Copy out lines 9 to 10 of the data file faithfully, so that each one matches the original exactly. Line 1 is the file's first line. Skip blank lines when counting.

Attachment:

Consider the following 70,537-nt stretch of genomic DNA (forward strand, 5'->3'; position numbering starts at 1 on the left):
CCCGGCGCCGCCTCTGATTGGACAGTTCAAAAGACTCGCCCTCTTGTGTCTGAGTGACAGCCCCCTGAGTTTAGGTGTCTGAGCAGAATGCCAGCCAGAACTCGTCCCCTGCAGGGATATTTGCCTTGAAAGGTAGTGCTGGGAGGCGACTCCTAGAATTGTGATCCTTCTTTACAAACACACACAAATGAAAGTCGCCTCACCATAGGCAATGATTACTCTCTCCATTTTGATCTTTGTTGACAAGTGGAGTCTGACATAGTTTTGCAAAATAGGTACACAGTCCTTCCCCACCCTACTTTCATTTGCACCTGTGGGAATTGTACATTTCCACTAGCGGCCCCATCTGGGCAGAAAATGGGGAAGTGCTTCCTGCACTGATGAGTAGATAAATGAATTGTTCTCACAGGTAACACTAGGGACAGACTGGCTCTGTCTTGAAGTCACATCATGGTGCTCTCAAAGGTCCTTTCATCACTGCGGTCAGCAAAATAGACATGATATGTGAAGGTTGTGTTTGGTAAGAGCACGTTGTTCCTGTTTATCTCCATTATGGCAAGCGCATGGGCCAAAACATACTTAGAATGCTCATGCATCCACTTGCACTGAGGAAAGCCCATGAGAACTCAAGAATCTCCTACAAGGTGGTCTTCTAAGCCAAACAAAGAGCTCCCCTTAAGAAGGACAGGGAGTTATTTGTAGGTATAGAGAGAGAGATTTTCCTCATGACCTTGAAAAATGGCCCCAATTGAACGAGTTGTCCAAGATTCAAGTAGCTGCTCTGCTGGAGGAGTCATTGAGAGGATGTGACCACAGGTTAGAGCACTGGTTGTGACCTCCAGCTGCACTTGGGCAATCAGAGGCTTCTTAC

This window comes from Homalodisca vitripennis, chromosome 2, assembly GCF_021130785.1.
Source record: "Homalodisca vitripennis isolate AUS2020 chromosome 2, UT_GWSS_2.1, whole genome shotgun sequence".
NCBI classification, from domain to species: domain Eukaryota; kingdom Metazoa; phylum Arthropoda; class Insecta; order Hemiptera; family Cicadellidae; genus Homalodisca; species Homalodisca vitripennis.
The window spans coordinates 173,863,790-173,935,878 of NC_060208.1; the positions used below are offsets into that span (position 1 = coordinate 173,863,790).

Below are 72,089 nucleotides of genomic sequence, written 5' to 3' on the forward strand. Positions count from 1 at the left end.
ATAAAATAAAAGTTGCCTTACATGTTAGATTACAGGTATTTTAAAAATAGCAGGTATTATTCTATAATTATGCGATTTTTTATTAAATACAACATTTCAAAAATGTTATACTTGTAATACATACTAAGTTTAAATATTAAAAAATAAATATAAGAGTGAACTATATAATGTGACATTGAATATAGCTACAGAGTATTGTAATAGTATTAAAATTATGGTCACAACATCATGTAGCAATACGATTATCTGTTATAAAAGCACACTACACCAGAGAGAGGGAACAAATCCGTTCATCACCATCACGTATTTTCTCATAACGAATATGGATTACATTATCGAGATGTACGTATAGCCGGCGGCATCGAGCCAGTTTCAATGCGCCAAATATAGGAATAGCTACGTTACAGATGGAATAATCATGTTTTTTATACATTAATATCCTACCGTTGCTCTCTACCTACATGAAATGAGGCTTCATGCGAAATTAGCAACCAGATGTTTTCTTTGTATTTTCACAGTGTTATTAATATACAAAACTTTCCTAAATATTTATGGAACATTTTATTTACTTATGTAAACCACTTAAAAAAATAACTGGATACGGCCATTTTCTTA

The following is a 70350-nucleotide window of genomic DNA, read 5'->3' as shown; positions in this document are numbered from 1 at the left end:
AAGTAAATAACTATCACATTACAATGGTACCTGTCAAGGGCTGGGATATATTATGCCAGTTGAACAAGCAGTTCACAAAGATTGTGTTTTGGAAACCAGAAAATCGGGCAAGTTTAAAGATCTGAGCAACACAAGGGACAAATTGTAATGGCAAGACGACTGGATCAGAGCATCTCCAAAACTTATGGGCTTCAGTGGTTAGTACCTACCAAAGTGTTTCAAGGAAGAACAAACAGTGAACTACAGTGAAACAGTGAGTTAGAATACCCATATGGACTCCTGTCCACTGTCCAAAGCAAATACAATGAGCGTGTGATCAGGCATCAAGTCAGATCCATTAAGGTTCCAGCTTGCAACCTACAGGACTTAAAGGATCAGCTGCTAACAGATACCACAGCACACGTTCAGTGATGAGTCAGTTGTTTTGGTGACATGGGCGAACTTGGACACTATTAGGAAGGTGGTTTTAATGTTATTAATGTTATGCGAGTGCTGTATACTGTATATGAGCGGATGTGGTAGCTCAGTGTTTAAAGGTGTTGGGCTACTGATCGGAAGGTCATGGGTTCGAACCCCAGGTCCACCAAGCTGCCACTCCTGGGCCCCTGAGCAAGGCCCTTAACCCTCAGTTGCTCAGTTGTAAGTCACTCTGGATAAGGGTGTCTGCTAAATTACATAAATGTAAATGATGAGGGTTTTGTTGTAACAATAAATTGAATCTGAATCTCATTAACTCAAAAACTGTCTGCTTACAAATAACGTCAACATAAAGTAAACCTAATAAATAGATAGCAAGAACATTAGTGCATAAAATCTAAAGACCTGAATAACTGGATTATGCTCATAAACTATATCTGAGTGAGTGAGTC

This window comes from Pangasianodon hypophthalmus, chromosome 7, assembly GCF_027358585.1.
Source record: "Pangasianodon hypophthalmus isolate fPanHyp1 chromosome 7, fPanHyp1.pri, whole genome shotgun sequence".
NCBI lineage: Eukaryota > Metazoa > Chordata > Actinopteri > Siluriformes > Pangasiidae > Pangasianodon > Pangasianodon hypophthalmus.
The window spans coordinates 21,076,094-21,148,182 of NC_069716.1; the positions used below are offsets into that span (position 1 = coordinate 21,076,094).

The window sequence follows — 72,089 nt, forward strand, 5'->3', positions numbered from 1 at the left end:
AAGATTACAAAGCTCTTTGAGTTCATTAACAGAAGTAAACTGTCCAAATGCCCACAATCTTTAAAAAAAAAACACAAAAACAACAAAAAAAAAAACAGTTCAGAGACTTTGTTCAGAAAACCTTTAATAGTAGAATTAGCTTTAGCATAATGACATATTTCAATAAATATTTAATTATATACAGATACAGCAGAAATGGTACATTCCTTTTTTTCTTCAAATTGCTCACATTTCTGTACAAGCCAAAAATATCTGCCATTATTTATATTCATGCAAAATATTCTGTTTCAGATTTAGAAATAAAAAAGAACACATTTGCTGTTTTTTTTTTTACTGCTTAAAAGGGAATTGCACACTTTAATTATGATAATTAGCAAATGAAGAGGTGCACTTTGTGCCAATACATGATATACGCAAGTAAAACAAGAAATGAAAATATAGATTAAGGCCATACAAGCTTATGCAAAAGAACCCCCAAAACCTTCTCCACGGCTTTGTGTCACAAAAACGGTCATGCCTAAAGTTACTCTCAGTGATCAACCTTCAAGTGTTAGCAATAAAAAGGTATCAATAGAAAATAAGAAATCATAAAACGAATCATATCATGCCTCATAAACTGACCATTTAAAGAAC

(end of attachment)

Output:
The following is a 70350-nucleotide window of genomic DNA, read 5'->3' as shown; positions in this document are numbered from 1 at the left end:
AAGTAAATAACTATCACATTACAATGGTACCTGTCAAGGGCTGGGATATATTATGCCAGTTGAACAAGCAGTTCACAAAGATTGTGTTTTGGAAACCAGAAAATCGGGCAAGTTTAAAGATCTGAGCAACACAAGGGACAAATTGTAATGGCAAGACGACTGGATCAGAGCATCTCCAAAACTTATGGGCTTCAGTGGTTAGTACCTACCAAAGTGTTTCAAGGAAGAACAAACAGTGAACTACAGTGAAACAGTGAGTTAGAATACCCATATGGACTCCTGTCCACTGTCCAAAGCAAATACAATGAGCGTGTGATCAGGCATCAAGTCAGATCCATTAAGGTTCCAGCTTGCAACCTACAGGACTTAAAGGATCAGCTGCTAACAGATACCACAGCACACGTTCAGTGATGAGTCAGTTGTTTTGGTGACATGGGCGAACTTGGACACTATTAGGAAGGTGGTTTTAATGTTATTAATGTTATGCGAGTGCTGTATACTGTATATGAGCGGATGTGGTAGCTCAGTGTTTAAAGGTGTTGGGCTACTGATCGGAAGGTCATGGGTTCGAACCCCAGGTCCACCAAGCTGCCACTCCTGGGCCCCTGAGCAAGGCCCTTAACCCTCAGTTGCTCAGTTGTAAGTCACTCTGGATAAGGGTGTCTGCTAAATTACATAAATGTAAATGATGAGGGTTTTGTTGTAACAATAAATTGAATCTGAATCTCATTAACTCAAAAACTGTCTGCTTACAAATAACGTCAACATAAAGTAAACCTAATAAATAGATAGCAAGAACATTAGTGCATAAAATCTAAAGACCTGAATAACTGGATTATGCTCATAAACTATATCTGAGTGAGTGAGTC